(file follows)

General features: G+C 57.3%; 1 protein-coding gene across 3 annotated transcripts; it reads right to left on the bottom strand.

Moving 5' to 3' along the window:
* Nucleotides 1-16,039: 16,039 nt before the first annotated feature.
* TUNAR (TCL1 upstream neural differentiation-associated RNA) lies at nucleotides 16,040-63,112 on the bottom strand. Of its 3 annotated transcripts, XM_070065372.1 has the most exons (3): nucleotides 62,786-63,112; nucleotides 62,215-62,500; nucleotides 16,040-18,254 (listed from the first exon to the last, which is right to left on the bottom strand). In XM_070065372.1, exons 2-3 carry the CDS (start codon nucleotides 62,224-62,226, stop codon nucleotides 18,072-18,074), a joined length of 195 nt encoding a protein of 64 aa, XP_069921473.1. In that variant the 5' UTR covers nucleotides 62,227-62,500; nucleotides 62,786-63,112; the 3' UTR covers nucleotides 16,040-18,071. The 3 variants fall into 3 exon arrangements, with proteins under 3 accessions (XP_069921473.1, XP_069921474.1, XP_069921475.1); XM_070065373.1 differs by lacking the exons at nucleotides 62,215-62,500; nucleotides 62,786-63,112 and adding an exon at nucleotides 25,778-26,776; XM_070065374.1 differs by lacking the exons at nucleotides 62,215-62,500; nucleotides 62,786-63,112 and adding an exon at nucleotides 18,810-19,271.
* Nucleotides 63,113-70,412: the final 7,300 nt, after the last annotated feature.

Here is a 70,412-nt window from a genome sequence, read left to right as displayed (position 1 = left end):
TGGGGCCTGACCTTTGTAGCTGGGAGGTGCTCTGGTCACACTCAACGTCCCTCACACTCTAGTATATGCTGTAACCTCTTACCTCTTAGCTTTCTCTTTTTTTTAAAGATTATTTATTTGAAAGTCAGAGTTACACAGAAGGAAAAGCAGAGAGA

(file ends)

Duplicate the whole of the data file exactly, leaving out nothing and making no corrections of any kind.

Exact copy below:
General features: G+C 57.3%; 1 protein-coding gene across 3 annotated transcripts; it reads right to left on the bottom strand.

Moving 5' to 3' along the window:
* Nucleotides 1-16,039: 16,039 nt before the first annotated feature.
* TUNAR (TCL1 upstream neural differentiation-associated RNA) lies at nucleotides 16,040-63,112 on the bottom strand. Of its 3 annotated transcripts, XM_070065372.1 has the most exons (3): nucleotides 62,786-63,112; nucleotides 62,215-62,500; nucleotides 16,040-18,254 (listed from the first exon to the last, which is right to left on the bottom strand). In XM_070065372.1, exons 2-3 carry the CDS (start codon nucleotides 62,224-62,226, stop codon nucleotides 18,072-18,074), a joined length of 195 nt encoding a protein of 64 aa, XP_069921473.1. In that variant the 5' UTR covers nucleotides 62,227-62,500; nucleotides 62,786-63,112; the 3' UTR covers nucleotides 16,040-18,071. The 3 variants fall into 3 exon arrangements, with proteins under 3 accessions (XP_069921473.1, XP_069921474.1, XP_069921475.1); XM_070065373.1 differs by lacking the exons at nucleotides 62,215-62,500; nucleotides 62,786-63,112 and adding an exon at nucleotides 25,778-26,776; XM_070065374.1 differs by lacking the exons at nucleotides 62,215-62,500; nucleotides 62,786-63,112 and adding an exon at nucleotides 18,810-19,271.
* Nucleotides 63,113-70,412: the final 7,300 nt, after the last annotated feature.

Here is a 70,412-nt window from a genome sequence, read left to right as displayed (position 1 = left end):
TGGGGCCTGACCTTTGTAGCTGGGAGGTGCTCTGGTCACACTCAACGTCCCTCACACTCTAGTATATGCTGTAACCTCTTACCTCTTAGCTTTCTCTTTTTTTTAAAGATTATTTATTTGAAAGTCAGAGTTACACAGAAGGAAAAGCAGAGAGA